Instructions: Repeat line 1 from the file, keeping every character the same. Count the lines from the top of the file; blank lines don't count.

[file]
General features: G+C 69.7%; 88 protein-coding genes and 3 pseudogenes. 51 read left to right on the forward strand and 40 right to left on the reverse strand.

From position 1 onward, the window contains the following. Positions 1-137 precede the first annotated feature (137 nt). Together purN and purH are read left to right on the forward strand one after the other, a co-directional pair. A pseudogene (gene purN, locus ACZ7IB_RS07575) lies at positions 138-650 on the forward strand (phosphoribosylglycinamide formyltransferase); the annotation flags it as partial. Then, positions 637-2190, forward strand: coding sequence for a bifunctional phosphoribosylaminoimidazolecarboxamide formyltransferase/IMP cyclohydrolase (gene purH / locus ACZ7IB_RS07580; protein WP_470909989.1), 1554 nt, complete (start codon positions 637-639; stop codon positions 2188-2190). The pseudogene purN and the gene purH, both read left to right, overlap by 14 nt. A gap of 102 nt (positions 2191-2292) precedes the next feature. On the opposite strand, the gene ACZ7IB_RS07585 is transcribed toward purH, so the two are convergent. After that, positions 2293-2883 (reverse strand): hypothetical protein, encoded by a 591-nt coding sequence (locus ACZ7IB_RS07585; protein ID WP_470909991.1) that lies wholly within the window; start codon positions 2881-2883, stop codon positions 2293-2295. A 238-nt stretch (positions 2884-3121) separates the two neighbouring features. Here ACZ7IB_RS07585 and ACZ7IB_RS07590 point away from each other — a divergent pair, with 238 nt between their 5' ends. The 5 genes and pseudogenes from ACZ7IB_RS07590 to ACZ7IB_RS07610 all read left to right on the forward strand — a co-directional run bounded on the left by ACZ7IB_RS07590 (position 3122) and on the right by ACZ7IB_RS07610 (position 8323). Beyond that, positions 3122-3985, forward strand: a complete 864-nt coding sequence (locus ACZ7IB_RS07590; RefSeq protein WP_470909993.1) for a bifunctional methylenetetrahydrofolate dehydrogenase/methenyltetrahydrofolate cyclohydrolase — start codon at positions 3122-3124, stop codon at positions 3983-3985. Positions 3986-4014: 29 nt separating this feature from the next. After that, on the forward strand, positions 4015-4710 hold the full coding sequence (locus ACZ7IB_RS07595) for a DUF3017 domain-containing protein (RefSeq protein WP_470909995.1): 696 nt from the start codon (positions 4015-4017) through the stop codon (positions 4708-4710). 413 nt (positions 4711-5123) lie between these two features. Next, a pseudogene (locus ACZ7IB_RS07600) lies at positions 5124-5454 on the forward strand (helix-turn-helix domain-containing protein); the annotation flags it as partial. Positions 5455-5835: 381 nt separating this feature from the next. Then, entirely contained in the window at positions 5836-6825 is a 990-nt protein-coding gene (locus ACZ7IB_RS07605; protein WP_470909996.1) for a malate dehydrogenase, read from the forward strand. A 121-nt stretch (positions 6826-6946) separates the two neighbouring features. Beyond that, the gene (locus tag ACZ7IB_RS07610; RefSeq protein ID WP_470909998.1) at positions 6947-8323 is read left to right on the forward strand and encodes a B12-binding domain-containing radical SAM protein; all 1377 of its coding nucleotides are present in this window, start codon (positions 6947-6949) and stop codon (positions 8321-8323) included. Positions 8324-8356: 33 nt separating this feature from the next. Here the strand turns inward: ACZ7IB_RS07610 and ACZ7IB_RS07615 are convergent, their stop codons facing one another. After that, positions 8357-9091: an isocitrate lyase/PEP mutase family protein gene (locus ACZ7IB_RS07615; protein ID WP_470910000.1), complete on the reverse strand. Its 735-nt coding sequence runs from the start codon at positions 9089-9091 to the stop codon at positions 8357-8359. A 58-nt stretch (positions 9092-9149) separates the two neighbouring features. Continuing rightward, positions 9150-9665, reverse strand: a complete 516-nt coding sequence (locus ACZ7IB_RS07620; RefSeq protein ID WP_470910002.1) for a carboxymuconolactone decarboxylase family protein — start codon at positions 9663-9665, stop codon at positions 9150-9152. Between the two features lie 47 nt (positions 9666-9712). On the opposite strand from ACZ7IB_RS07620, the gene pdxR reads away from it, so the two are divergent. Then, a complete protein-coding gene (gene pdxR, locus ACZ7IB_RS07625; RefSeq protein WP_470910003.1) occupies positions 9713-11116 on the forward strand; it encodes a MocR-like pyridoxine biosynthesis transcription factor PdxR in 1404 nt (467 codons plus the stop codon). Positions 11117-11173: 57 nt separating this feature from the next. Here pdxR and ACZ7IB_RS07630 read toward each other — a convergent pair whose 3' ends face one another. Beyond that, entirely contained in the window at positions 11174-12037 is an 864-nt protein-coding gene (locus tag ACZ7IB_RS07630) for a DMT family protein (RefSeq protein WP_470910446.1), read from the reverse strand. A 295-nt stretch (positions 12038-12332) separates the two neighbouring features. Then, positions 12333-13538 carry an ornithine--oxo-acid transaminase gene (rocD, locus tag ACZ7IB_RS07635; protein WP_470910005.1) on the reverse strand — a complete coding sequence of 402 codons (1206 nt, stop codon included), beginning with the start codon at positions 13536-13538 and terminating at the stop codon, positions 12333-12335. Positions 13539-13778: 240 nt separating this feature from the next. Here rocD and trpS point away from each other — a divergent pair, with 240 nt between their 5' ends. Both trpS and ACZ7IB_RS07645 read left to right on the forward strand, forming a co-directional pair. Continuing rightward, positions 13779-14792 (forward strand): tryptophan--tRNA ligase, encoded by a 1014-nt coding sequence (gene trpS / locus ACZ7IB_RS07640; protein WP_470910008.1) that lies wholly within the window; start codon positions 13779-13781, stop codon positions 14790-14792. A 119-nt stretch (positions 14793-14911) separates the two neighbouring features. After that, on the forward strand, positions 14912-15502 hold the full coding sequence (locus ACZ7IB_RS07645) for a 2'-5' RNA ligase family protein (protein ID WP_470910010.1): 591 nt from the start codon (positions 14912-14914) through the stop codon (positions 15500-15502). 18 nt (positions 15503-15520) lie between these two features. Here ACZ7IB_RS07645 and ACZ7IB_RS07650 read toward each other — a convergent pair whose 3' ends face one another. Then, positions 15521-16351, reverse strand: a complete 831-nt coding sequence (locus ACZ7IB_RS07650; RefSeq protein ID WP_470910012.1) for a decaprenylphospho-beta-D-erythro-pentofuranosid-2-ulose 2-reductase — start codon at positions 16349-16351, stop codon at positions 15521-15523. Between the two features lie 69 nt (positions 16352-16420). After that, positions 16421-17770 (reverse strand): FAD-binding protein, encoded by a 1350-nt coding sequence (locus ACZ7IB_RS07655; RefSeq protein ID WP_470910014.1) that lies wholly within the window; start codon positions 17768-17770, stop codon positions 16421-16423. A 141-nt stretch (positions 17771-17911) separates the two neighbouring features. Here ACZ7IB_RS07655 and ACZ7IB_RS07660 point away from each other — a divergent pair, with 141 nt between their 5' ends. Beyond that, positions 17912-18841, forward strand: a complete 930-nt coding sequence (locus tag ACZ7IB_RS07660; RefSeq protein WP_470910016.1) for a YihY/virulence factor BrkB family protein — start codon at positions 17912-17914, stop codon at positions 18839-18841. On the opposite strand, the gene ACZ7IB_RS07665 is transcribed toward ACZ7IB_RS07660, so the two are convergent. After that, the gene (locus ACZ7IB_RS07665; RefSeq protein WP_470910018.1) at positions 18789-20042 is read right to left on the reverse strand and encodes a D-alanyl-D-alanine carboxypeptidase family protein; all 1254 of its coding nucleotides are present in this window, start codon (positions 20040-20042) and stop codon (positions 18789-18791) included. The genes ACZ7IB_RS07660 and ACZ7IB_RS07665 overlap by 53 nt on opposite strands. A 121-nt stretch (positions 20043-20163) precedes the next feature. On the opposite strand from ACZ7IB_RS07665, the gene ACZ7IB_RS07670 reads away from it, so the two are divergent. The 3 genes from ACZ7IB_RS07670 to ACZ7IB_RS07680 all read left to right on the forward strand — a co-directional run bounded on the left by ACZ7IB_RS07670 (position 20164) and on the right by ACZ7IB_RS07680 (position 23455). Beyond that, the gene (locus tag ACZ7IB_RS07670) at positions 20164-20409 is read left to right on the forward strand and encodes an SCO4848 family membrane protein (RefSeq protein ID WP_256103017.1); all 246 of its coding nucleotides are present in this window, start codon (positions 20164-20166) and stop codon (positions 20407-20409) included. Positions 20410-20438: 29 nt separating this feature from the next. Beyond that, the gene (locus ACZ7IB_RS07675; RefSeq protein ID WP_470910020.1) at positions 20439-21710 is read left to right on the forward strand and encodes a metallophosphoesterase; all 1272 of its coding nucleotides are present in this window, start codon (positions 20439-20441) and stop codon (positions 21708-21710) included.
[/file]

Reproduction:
General features: G+C 69.7%; 88 protein-coding genes and 3 pseudogenes. 51 read left to right on the forward strand and 40 right to left on the reverse strand.